the church of S. Theodosia In his book on Ancient and Modern Constantinople^ published in 1844. In that work., indeed^ he assigns the tomb in question to some martyr who suffered during the iconoclastic period.1 This strange silence he explains in his letter written in 1852 as due to prudence ; he had reason then to c put the seal of Alexander upon his lips.'
The tradition has recently received the honour of being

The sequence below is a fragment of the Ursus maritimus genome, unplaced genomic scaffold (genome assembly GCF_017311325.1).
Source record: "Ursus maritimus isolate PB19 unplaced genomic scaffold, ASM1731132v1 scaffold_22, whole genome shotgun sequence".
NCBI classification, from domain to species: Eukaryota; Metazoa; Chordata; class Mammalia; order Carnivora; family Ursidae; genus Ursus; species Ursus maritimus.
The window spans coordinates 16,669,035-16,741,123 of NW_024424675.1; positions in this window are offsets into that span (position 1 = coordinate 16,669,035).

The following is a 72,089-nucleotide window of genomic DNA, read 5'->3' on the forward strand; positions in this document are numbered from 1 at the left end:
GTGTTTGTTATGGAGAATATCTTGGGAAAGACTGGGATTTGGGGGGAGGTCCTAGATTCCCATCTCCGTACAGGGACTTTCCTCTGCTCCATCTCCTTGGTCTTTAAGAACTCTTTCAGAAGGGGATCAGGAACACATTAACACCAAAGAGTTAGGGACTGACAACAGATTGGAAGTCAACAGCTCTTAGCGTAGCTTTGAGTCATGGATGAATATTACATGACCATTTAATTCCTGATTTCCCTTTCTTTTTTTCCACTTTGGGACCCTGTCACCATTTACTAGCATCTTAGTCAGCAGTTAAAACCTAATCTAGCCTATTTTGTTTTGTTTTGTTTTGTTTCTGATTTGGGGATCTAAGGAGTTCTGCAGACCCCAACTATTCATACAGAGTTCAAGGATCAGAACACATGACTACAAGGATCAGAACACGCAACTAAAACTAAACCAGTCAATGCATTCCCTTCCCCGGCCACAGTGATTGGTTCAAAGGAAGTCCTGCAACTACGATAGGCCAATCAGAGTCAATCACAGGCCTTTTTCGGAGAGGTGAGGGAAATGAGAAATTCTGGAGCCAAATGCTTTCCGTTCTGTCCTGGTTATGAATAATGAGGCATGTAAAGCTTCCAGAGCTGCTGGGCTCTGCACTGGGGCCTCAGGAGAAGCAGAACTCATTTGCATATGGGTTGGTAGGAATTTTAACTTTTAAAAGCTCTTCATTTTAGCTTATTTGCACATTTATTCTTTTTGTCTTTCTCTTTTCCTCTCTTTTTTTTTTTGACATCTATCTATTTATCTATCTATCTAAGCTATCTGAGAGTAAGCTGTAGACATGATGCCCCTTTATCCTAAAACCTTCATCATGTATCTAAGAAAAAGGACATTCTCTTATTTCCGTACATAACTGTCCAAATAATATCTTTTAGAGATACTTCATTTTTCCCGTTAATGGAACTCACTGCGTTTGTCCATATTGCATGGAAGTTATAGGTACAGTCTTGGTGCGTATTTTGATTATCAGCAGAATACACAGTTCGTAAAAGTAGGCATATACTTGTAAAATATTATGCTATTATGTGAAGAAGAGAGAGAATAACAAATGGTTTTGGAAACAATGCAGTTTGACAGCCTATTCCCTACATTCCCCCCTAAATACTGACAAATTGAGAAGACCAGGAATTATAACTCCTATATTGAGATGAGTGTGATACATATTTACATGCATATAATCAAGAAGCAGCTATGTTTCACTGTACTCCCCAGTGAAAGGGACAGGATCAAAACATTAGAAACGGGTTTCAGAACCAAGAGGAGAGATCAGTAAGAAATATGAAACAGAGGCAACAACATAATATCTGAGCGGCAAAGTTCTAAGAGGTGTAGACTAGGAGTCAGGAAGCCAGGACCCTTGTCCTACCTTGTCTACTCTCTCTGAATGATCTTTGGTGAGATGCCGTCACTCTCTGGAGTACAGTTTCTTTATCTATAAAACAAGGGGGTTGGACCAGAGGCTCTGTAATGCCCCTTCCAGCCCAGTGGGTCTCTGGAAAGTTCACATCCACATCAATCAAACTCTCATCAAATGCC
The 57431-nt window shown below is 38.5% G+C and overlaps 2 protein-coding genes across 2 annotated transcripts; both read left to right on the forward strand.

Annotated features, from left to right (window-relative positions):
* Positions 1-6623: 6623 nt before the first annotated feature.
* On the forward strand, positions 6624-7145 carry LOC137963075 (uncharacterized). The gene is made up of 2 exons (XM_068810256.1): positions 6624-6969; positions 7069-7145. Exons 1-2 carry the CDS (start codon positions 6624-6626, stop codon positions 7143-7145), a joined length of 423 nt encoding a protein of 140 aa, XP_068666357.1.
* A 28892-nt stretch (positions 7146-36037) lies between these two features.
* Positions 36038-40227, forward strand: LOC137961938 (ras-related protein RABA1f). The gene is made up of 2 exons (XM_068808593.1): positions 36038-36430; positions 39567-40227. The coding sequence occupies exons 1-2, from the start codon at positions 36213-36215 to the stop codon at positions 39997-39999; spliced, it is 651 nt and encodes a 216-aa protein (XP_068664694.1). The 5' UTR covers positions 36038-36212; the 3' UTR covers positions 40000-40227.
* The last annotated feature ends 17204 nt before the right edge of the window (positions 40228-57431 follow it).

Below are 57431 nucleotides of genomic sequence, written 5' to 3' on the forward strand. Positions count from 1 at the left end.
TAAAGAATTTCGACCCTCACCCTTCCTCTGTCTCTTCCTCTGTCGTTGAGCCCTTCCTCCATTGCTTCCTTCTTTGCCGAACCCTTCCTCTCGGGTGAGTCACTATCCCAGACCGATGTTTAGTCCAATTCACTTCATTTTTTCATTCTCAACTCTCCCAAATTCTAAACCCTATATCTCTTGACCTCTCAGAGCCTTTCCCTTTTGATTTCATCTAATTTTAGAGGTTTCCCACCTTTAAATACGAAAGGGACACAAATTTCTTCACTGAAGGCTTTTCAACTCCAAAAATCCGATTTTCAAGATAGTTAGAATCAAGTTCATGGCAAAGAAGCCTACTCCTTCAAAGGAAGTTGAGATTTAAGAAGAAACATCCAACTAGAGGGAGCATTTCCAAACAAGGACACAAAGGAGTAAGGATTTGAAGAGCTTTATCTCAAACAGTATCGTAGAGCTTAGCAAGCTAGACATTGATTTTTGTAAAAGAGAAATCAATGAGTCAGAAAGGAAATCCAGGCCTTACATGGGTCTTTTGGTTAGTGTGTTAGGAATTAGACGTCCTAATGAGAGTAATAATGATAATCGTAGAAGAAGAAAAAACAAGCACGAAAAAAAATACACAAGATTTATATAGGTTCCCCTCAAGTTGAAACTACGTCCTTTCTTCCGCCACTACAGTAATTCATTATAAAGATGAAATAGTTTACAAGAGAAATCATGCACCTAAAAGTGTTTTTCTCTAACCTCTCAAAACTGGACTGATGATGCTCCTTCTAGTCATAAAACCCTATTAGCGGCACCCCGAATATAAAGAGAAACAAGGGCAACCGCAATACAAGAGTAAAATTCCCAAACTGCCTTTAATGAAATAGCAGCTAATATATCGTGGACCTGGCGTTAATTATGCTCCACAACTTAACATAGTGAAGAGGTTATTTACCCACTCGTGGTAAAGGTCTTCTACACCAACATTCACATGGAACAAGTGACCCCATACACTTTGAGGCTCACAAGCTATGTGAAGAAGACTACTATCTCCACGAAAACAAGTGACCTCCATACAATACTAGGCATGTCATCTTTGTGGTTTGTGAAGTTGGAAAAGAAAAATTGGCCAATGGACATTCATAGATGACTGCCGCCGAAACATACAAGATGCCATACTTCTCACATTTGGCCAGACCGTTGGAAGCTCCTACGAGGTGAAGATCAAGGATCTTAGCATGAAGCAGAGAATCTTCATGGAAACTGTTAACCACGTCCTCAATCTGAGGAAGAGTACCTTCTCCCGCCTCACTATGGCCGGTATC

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FIG. 55. (For other details in the church see Fig. 76.)
supported by Mr. Siderides^ to whom students of Byzantine archaeology are so deeply indebted. But while accepting it in generalj Mr. Siderides thinks it is open to correction on two points of detail.
In his opinion the church of S. Theodosia was not the first sanctuary to guard the mortal remains of Constantine Palaeologus, but the second. Nor was the body of the fallen hero, when ultimately brought to this church, placed^ as the
," Athens, 1908 :
HaXaioX^ov Qdvaros, rd^os,